The key is getting them to see the goal, agree on it, and make a commitment to finding a solution.  This will give you a chance to share what you see and restart the process using some good brainstorming, documenting, and teaming techniques so people begin to understand the value each brings to the table.

If the commitment is not there, I would walk away.

4 Habits to Build, 1 Initiative to Avoid (#Retention)

In organizations, initiaves around people and talent happen because we allow good habits to go away.  Keep the key habits and you avoid most initiatives.  Let me give an example:

I am hearing lots about the latest Initiative —>  EMPLOYEE RETENTION

Big initiative: Employee Engagement

Great focus, but did anyone ever ask Why are we refocusing on this? Layoffs?  Maybe.  But let me offer you another perspective.

Have any of these HABITS left your organization in the last few years?

  1. Performance evaluations (if we can’t give raises why do them?)
  2. One on ones with staff (too busy?)
  3. Monthly check-ins with your most valuable people – how are they doing? what do they need? what do they want to be doing next year? (they know they are valuable – they still have a job don’t they?)
  4. Development plans for people – investing time in their areas of interest and preparing them for the future. (we cannot afford development right now

One more conversation that has stuck with me.  A CEO shared that they cannot afford leadership development right now, but it is in the list for next year.  Sounds like a great initiative.  

Of course there are some free habits laying around . .

A few more blogs around this:

Level 5 Followership – #TED style

TED Followership Video

I just watched a video from TED that made me think of what I have called a Level 5 Follower, which is an Influencer.  My definition of an Influencer is someone who works to alter strategies or activities that will have a big impact on the organization.  Measures their contribution by the things started and the opportunities to do more.

This video makes me think of the Influencer.  They don’t necessarily always think of the big ideas, but know a good idea when they see it and jump on board with their heart and soul as if it was their own.  Watch the video – – – think a little – – – and probably laugh a lot. 🙂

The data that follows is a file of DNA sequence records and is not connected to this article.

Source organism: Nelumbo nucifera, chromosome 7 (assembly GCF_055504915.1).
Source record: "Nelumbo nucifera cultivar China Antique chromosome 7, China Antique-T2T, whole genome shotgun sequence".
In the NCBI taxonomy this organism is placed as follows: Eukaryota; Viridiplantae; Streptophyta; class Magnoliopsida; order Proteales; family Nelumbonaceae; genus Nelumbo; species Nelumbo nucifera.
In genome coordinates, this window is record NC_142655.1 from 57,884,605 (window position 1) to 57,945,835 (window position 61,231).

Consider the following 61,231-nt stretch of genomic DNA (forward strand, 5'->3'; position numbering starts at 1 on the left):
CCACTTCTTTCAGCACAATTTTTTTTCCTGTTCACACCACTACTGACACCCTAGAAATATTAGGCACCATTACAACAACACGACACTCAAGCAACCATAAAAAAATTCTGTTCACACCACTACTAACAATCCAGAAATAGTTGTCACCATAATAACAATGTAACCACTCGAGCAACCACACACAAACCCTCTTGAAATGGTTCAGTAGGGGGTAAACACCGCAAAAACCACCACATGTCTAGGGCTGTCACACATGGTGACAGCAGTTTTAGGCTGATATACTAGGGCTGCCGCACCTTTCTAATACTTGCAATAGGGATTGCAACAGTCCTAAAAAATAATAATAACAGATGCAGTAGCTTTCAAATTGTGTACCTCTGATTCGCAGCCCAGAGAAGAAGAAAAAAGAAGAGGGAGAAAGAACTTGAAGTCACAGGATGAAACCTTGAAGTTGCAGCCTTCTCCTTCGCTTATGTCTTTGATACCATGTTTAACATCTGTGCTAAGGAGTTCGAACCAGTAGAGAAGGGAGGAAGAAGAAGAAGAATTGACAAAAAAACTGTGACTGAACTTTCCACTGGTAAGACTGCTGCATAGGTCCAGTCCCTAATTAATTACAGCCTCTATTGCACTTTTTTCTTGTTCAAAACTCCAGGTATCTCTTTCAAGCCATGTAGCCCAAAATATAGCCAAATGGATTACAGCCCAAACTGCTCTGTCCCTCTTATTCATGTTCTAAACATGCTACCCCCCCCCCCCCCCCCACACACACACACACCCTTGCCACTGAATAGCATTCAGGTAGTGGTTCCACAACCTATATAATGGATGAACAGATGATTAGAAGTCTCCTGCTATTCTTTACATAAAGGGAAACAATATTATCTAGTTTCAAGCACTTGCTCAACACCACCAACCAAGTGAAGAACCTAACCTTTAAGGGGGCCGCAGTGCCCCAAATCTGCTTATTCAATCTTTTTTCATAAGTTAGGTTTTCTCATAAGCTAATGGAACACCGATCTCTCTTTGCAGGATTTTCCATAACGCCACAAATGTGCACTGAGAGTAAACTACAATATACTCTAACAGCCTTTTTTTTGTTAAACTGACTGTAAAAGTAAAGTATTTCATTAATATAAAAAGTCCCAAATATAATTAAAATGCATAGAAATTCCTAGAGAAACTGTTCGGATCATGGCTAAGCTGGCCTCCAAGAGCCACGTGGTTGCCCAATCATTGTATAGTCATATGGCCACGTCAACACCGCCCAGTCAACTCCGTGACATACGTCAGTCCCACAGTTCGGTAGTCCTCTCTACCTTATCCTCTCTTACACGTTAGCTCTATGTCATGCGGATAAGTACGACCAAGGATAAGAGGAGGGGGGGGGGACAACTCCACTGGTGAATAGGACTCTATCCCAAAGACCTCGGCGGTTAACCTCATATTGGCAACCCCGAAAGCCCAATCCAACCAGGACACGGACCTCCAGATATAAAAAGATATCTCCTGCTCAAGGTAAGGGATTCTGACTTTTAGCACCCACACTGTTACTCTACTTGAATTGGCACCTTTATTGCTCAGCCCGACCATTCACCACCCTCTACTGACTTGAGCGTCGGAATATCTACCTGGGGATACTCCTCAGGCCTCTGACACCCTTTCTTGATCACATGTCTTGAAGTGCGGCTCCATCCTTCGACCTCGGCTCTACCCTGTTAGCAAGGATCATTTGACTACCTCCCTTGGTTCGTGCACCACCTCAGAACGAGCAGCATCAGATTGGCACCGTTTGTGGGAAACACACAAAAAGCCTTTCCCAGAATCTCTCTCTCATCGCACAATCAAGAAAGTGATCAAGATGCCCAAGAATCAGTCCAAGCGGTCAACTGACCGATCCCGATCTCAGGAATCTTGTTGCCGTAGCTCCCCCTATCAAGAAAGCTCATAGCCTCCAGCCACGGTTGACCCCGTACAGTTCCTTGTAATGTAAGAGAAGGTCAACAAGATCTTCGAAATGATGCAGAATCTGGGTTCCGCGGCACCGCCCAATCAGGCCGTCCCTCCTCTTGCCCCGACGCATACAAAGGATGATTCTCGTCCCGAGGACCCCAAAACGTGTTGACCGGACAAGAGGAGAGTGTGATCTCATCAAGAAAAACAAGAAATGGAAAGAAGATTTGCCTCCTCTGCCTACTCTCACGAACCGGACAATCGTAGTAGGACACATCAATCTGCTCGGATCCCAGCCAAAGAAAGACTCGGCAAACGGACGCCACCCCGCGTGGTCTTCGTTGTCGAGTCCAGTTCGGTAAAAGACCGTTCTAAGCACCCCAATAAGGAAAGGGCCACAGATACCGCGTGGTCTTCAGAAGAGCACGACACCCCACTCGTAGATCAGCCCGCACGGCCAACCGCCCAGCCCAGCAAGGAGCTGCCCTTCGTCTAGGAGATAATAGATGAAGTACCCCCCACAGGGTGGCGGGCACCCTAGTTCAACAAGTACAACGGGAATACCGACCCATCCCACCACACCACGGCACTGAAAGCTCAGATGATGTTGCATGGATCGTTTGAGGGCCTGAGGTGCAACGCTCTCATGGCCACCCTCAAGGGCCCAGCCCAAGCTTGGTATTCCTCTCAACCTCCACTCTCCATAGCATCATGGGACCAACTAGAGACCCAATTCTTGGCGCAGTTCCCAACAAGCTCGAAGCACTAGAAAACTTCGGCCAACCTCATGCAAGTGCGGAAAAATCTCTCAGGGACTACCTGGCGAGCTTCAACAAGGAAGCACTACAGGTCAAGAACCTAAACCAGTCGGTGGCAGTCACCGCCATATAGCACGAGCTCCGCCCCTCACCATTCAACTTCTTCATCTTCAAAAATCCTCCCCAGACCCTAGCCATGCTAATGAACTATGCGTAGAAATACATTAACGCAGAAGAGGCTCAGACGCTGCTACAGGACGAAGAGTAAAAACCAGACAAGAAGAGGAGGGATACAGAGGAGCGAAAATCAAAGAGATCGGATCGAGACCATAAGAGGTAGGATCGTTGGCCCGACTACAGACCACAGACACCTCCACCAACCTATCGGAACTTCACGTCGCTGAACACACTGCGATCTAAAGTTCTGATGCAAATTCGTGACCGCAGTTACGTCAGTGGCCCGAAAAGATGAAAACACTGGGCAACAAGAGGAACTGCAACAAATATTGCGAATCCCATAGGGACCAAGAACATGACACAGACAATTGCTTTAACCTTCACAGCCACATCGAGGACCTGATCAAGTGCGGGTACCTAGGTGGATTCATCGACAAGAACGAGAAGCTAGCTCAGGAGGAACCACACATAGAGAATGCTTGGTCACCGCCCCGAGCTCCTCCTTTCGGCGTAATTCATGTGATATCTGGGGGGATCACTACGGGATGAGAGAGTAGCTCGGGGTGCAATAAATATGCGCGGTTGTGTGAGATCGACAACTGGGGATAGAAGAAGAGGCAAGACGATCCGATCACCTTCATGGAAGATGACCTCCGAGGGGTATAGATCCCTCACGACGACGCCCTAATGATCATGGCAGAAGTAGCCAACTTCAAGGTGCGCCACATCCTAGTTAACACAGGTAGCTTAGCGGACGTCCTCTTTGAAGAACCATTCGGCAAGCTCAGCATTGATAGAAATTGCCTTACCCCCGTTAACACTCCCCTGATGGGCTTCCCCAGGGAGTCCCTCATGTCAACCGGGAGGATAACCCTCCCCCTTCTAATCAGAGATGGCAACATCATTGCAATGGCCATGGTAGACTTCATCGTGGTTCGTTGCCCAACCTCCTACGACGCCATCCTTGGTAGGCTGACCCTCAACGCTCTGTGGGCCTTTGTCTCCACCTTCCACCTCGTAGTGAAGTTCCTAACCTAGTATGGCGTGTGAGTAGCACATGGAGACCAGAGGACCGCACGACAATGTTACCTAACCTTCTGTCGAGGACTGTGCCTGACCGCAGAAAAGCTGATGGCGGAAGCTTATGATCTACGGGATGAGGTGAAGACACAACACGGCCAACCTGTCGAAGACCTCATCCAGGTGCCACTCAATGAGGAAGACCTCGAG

5 Levels of Followership

Great Followership is a choice – Why it matters

Stay Interviews

Two clear messages from people I respect yesterday.

  1. From a person making sure they keep their best people – They have instituted a process called Stay Interviews where leaders interview people to ask them the simple questions How is your job going? and What are the things that would make you stay here for 5 years?  Leaders talk with people from areas that are not underneath them and their goal is to listen.  The next step is to put all of the information together and decide What is next? based on what they hear. 
  2. From someone needing to recruit to fuel growth of his company – Made the statement that All of the best people are now back working – People can now move if they want to.  Retention of talent has to be at the top of the list.  This is from a high achiever who looks for high achievers. 

Myth – Developing great leaders, engaged workforces, and keeping your best people costs money.

Truth – Talking with people, listening to what is on their mind, sharing what you are thinking/feeling, and following up on action plans is essentially free.  What costs money is hiring the Director of Talent Management to act as a policeman for you/your organization.

Make Stay Interviews a habit (ie.  always ask people How they are doing?/What they need?) and retention will happen.

Friday Fun on Monday – Any other ideas?

I have a friend who is very skilled at creative play.  I always like to see how he translates that skill into the workplace without getting into trouble.  He is successful at that most of the time.